What’s cool is I actually have two samplers that are Eurorack samplers. So it’s all inside the box, so to speak. It makes it easy. That way, I just patch it up with the samples, sort of simultaneously, and then I tweak it on the go. I usually have some kind of percussive or bass element to round it out. Everything is synced up in some regard which pulls it together a little bit.
I try to consider for a live environment how I would do it because it can be hard to dial in the perfect thing that works. You know how it goes, sometimes you dial in a loop that’s really crazy and just perfect. And then you just lose it. If you touch anything, it’s completely ruined. So that’s always a tricky part with this stuff.
Yeah! It’s like you’re playing with fire. So tell me about the releases that are coming up.
There’s one that’s called Seaside Resonance. It’s coming out on Hotham Sound, which is a Vancouver BC tape label. They have a really nice aesthetic, so I think it’s a great fit. The other one doesn’t have a home really [Editor’s Note: Norm released it on his Bandcamp HERE], but I was going to do both on a CD, probably. At some point later on, maybe wintertime or something. I think they are a good complement to one another. They’re a little different, but also similar I guess.
Then this new one I just finished, or am almost finished with, I think I’ll do on a CD too a little bit later. So you know, I’m not really sure, but I don’t want to wait too long. I just got really productive for like, three months. I’ve got some good material that I’m pretty happy with, so I might just cool it for a while and plan what to do with all that stuff.
Do you find that your process works that way, where it comes in fits and starts and you have a really productive period and then it goes cold for a while? Or is it more intentional?
It’s hard for me to plan anything because if I do, I’ll probably be disappointed. I feel like things just happen completely at random. That’s the best stuff, I find, when I’m not trying. It’s weird, when I plan something, like a big event, it’s almost like it kind of ruins it because I’m not sure what to do. But when I’m sort of in the moment of an idea and I just try to capture it, that’s when good things happen. Those times can be pretty rare, but within that, there will be several days where I’ll feel really good about what I’m doing. Then, other days, it’ll be sort of a desolate kind of feeling if nothing’s working.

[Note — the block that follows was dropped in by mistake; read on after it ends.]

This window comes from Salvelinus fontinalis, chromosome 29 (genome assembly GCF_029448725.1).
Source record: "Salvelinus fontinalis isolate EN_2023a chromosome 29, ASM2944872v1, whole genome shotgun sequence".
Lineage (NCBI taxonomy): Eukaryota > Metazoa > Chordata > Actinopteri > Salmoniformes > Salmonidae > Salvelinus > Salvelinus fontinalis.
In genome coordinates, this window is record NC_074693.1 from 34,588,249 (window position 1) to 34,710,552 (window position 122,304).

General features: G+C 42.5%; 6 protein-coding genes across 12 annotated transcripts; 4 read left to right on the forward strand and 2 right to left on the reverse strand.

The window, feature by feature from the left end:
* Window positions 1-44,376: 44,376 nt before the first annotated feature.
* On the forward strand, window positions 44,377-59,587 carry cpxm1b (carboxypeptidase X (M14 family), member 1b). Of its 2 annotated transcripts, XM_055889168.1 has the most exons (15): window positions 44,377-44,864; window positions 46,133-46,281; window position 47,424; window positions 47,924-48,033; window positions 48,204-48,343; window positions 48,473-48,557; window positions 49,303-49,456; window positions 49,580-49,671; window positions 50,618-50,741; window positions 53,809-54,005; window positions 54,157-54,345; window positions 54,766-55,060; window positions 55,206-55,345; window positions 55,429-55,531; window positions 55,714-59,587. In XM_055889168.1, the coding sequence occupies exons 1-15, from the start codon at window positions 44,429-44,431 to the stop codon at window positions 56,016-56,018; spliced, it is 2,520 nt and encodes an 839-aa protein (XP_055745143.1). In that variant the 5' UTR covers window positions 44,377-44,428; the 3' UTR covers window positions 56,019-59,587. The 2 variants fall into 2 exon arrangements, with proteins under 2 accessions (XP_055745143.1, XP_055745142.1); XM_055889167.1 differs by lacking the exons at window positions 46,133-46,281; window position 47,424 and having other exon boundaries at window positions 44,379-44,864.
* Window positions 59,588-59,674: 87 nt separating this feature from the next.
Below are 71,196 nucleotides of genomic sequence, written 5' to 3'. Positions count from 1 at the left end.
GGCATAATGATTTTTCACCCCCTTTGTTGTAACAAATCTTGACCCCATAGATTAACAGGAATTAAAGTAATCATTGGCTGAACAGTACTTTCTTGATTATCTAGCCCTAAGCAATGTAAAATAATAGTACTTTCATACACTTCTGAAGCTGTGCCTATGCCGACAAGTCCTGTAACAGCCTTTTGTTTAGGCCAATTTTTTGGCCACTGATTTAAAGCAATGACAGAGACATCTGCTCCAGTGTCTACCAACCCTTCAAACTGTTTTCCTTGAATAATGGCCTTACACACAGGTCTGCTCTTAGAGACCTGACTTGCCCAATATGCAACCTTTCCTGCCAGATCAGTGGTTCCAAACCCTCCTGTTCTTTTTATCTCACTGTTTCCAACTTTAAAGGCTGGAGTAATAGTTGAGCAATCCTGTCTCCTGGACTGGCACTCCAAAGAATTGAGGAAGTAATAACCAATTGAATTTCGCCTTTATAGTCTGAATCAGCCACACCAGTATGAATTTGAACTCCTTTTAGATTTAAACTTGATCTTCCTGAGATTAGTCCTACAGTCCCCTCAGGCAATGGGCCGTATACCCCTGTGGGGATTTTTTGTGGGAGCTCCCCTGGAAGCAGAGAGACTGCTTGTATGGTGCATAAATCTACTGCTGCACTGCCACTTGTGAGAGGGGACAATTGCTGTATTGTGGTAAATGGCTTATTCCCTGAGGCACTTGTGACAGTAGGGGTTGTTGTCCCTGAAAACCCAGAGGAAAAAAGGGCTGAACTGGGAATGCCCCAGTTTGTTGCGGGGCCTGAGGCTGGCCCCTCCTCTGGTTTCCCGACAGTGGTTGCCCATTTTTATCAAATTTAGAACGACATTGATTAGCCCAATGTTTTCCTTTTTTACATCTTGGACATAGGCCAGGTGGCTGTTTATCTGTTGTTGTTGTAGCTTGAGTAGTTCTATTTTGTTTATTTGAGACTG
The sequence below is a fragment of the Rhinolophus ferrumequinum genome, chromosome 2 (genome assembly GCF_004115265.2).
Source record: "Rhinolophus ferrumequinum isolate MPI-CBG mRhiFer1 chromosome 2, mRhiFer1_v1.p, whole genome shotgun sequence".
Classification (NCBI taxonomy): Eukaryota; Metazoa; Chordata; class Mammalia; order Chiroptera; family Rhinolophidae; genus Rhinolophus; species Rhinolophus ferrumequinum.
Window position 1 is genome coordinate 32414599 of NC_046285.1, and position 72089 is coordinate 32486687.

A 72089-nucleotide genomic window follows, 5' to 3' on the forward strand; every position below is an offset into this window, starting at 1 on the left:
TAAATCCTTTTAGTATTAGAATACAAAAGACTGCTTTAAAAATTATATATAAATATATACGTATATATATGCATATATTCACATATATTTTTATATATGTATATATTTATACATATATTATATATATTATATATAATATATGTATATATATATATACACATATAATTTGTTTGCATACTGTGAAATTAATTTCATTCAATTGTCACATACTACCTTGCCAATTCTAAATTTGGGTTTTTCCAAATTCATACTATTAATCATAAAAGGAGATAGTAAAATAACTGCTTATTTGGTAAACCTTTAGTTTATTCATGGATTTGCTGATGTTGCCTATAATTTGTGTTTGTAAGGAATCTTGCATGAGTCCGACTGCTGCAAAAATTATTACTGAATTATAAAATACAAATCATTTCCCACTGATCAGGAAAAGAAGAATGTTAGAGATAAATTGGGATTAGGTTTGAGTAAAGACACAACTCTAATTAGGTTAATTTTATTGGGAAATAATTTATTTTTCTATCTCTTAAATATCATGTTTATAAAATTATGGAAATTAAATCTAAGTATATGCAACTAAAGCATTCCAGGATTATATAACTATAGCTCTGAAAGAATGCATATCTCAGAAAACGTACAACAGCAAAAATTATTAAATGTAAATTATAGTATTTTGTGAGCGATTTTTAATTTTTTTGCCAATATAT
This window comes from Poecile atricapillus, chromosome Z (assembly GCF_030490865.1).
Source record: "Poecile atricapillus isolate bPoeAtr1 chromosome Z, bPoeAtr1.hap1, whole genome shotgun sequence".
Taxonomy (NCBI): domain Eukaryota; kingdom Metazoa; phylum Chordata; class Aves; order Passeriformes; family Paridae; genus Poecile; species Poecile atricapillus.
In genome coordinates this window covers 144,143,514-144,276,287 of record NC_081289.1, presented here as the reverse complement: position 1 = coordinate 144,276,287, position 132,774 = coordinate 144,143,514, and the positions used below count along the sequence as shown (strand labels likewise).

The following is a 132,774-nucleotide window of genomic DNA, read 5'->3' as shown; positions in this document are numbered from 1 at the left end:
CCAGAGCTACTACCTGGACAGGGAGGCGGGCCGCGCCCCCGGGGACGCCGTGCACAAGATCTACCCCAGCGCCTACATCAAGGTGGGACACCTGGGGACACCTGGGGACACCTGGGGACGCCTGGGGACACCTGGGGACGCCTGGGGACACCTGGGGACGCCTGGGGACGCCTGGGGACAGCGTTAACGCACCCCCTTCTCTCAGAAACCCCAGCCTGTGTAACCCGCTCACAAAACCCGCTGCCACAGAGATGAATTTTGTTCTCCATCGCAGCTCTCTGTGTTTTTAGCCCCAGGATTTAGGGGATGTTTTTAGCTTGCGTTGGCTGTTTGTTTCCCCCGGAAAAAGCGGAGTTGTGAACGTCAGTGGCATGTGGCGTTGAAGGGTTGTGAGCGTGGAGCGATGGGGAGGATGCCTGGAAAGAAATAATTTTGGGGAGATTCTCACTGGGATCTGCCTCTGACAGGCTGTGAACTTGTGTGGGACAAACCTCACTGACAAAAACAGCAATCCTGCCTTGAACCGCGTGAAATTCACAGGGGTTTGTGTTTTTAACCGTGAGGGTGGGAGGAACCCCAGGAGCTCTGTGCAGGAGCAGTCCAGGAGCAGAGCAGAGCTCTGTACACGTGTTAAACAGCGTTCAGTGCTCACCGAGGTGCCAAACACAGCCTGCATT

Oh yeah, I’m the same way. Sometimes in those cold periods, I’ll start to worry that I’ve lost it, or whatever, like I don’t have any more music left in me and I freak out a little. But then something random will inevitably happen and kick something off again.
Yeah, yeah, sometimes it’s some weird little thing that’ll start it and lead to something else. To me, that’s exciting. Plus, I think, I’m pickier about things now and don’t want to repeat too much, so that that’s another sort of filter. I don’t want to just fall back into habits, which I do sometimes, but I think with the new stuff, it’s changed the palette a lot. That’s been refreshing and I think that’s part of why I’ve been so productive with this workflow.
Definitely. When you sent those two new albums to me, I could still hear a connection to your other work, but I was surprised at how different it was. It really surprised me. Some of it even has this great lounge-y vibe.
I really like blending that sort of feeling and contrasting it with some noisy musique concrète thing or some kind of tape thing where it becomes this very odd pairing of sounds. That makes it more exciting. The loungey kind of thing, though that was kind of unexpected, it just sort of happened. [laughs]
If you like what Foxy Digitalis does, please consider supporting us on Patreon.